It’s Independence Day once again, when hundreds of millions of Americans will celebrate a history most of them know very little about. One of the high holy days of what has become American civic religion, it’s very probable that the Founding Fathers would greatly lament what it has become. However, what Americans have done to the Fourth of July pales in comparison to the far more important issue of what countless Christians have done to Romans 13.
On this special Fourth of July episode, Dr. Jamin Hübner returns to lead a discussion on the context, exegesis, and theology of Romans 13. We discuss the historical background of the text, the history of Judaism and early Christianity on state relations, the practical and theological arguments of Romans, and how the ancient Christians understood it. Statist nationalism and a reflexive “my country, right or wrong” attitude find a sharp rebuke here, but so do the patriot-revolutionaries who would seek to overthrow the state. Instead, Romans 13 calls us to the deeper third way of Christ: one that recognizes the intrinsic evil of the state and requires us to not take part in its evils, while at the same time commands that we refuse to participate in sedition and violent revolution. The apostolic command is to pursue peace and the gospel, trusting that King Jesus will ultimately put all power, rule and authority under His feet, and that Resurrection Sunday is our real Independence Day from the tyranny of sin, Satan and death.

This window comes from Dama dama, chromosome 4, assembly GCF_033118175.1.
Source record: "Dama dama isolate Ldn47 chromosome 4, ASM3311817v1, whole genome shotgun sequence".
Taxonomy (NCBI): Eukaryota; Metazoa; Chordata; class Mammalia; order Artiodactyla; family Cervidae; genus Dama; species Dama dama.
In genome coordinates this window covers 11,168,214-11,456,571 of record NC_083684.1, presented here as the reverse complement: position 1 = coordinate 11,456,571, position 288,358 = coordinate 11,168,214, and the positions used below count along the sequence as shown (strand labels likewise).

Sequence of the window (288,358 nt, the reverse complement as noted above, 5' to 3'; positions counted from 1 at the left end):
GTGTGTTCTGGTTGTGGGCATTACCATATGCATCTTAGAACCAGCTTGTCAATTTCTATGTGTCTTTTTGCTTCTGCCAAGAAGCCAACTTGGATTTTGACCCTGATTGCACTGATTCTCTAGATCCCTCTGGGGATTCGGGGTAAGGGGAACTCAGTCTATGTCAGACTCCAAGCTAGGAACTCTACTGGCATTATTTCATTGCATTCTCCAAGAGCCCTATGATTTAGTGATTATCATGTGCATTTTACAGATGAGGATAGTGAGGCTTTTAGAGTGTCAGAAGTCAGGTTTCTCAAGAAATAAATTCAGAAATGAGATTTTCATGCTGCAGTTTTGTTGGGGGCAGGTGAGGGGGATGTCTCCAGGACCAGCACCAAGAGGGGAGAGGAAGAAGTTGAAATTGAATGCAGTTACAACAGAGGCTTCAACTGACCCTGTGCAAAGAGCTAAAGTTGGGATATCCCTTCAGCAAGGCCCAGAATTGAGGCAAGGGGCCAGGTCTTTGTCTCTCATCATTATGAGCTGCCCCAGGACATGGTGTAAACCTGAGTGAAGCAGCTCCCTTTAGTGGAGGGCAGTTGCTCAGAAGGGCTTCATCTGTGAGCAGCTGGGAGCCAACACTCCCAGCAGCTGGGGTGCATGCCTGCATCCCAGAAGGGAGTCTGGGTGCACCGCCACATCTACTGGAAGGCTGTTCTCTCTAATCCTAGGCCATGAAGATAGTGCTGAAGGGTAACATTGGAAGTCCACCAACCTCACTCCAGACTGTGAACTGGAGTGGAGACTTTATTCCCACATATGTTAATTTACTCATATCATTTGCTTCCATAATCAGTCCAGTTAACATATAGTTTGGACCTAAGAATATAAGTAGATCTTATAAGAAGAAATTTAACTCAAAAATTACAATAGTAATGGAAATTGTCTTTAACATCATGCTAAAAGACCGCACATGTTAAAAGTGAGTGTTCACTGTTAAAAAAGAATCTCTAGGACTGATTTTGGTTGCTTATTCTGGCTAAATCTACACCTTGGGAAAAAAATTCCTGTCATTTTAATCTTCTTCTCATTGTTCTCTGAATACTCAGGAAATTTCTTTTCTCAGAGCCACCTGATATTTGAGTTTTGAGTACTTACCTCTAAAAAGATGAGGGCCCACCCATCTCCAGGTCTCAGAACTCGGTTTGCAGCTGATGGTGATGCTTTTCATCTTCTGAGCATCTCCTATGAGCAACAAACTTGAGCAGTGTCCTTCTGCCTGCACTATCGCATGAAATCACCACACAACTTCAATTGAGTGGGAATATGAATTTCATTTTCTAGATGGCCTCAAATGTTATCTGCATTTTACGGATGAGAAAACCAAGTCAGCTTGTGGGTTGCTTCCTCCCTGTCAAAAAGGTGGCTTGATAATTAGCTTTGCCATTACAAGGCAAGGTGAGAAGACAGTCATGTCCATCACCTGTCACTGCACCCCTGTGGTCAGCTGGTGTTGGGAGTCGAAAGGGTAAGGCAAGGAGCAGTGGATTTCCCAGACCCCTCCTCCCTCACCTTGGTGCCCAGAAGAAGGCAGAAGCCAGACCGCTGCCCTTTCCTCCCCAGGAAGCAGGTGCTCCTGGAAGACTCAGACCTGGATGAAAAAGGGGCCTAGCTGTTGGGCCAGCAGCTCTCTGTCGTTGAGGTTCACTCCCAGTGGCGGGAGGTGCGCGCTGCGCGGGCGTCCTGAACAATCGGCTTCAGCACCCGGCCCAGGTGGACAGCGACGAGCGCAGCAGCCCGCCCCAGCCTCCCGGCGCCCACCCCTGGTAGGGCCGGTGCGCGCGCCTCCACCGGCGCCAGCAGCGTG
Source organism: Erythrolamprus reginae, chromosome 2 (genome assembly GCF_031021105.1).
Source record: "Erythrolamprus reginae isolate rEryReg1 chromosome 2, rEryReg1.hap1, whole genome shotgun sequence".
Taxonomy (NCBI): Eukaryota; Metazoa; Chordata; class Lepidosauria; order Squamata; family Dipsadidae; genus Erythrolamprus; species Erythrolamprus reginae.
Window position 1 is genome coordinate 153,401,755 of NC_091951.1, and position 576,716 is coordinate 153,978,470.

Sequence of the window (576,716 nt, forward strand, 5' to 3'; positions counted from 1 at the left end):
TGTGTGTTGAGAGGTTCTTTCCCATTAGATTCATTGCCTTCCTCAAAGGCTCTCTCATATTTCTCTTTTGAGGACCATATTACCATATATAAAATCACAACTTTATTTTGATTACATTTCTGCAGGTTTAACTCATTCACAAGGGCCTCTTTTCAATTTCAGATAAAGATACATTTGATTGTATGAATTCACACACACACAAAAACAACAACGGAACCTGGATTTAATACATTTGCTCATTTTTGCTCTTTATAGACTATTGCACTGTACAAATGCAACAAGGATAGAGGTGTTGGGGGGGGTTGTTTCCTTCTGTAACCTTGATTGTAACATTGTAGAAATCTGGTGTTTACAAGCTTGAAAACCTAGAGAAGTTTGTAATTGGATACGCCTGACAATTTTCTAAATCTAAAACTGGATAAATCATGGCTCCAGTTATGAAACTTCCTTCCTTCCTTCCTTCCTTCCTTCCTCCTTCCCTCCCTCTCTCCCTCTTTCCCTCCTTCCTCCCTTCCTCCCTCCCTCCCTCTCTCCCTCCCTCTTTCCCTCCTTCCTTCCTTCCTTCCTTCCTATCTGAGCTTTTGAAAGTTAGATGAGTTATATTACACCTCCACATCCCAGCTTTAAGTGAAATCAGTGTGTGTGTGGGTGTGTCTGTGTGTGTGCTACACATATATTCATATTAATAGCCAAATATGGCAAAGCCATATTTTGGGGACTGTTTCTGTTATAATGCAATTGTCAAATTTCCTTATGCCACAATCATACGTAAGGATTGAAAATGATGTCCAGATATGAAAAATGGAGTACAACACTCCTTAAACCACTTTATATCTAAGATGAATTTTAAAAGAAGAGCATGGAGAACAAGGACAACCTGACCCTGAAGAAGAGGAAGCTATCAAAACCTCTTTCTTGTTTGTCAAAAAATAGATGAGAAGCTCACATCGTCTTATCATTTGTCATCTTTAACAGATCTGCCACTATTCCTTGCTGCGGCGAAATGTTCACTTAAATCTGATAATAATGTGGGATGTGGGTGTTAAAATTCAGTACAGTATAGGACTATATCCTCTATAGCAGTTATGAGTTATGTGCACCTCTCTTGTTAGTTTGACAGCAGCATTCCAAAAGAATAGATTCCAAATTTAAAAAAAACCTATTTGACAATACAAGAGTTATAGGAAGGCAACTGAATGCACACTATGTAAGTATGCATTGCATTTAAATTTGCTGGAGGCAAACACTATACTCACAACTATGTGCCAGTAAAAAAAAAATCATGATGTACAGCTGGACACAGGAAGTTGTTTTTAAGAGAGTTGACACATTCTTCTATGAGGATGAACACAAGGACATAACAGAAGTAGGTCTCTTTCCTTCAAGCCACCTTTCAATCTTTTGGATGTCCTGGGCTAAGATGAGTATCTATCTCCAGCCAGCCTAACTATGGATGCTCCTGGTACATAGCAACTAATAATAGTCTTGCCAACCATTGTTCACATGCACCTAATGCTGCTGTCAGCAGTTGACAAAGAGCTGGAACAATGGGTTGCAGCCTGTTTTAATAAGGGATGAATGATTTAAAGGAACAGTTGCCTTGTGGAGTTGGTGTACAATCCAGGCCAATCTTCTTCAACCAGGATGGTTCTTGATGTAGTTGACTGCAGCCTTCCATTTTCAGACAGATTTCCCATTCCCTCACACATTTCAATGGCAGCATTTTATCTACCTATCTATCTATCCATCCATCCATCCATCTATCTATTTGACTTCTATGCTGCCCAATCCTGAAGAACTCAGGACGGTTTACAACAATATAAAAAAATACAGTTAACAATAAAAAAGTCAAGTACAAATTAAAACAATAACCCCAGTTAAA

- The World of the New Testament: Cultural, Social, and Historical Contexts (eds. Joel Green and Lee McDonald
- Jamin’s lecture, “I Pledge Allegiance to Who? Revisiting Nationalism and Early Christianity.”